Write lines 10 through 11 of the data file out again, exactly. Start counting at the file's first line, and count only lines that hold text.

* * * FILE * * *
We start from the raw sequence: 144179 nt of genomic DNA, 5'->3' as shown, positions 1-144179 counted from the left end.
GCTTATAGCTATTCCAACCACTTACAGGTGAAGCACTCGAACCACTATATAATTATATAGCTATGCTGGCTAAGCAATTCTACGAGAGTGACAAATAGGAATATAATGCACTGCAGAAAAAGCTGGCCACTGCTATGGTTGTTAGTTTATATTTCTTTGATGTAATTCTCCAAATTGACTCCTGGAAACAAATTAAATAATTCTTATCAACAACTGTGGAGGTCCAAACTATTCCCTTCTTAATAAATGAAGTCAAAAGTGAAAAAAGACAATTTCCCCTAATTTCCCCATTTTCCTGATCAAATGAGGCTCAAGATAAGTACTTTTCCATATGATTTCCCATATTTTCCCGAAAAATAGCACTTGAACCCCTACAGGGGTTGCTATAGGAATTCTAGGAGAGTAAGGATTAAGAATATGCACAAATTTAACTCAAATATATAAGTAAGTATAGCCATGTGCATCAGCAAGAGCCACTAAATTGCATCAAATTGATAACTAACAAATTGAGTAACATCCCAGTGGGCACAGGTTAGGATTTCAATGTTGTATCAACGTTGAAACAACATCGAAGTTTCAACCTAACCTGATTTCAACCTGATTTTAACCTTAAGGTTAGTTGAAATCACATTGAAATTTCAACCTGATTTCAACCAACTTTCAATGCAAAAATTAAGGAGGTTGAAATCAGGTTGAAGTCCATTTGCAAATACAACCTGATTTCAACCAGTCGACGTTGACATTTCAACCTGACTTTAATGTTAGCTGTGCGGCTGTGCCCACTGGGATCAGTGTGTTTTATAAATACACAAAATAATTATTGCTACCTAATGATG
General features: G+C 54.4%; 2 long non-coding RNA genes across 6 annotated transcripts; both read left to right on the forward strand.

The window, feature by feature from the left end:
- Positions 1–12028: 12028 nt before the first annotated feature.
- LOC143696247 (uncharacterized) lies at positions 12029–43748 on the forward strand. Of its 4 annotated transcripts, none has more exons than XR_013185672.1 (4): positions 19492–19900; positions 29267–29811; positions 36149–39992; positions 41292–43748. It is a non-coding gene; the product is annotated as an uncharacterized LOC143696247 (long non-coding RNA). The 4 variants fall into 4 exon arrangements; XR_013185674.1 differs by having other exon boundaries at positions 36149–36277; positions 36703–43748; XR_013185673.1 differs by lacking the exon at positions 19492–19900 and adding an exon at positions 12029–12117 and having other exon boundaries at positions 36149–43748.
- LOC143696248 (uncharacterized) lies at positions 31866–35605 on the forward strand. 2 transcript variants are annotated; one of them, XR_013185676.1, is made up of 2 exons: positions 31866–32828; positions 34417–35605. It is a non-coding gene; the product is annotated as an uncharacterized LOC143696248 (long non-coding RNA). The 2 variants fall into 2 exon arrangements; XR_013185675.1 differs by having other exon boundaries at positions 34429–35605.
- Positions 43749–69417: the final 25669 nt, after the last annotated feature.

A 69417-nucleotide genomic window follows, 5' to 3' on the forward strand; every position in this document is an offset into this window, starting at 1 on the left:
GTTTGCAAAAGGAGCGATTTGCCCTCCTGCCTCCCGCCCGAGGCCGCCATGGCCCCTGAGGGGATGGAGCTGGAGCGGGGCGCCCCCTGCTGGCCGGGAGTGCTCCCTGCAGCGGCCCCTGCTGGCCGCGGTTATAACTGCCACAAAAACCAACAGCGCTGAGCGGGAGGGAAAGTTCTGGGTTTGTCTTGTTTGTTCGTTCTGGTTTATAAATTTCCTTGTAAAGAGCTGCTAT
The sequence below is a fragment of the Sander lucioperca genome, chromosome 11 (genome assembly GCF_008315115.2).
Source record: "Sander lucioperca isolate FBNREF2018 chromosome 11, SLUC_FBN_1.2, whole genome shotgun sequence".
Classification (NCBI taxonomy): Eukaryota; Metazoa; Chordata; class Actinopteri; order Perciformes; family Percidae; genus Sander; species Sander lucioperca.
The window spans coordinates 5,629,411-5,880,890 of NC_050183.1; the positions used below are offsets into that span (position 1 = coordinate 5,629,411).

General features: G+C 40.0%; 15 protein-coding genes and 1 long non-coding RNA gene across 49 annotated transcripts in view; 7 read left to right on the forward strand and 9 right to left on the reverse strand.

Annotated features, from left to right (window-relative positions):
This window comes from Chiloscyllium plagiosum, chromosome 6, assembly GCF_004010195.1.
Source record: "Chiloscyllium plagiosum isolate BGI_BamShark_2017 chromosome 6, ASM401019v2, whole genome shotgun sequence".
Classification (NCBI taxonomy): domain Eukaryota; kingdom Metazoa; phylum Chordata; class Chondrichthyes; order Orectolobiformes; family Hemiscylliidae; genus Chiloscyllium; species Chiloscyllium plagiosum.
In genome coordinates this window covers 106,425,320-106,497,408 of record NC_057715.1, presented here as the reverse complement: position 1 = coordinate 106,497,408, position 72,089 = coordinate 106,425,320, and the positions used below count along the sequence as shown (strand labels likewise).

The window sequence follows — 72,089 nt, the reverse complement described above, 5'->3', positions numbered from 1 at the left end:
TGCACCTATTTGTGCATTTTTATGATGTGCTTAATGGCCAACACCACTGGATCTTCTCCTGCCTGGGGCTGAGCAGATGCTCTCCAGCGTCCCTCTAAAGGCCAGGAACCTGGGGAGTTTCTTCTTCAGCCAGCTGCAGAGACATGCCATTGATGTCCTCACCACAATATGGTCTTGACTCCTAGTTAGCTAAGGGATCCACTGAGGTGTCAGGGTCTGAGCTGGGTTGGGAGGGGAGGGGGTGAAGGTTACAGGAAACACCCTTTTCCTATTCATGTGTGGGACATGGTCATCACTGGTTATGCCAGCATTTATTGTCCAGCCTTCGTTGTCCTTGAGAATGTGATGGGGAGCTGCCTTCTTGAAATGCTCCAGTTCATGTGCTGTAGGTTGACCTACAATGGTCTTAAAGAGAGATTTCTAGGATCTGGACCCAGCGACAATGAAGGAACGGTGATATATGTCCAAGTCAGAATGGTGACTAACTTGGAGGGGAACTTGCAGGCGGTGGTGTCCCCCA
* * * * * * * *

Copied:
GTTTGCAAAAGGAGCGATTTGCCCTCCTGCCTCCCGCCCGAGGCCGCCATGGCCCCTGAGGGGATGGAGCTGGAGCGGGGCGCCCCCTGCTGGCCGGGAGTGCTCCCTGCAGCGGCCCCTGCTGGCCGCGGTTATAACTGCCACAAAAACCAACAGCGCTGAGCGGGAGGGAAAGTTCTGGGTTTGTCTTGTTTGTTCGTTCTGGTTTATAAATTTCCTTGTAAAGAGCTGCTAT
The sequence below is a fragment of the Sander lucioperca genome, chromosome 11 (genome assembly GCF_008315115.2).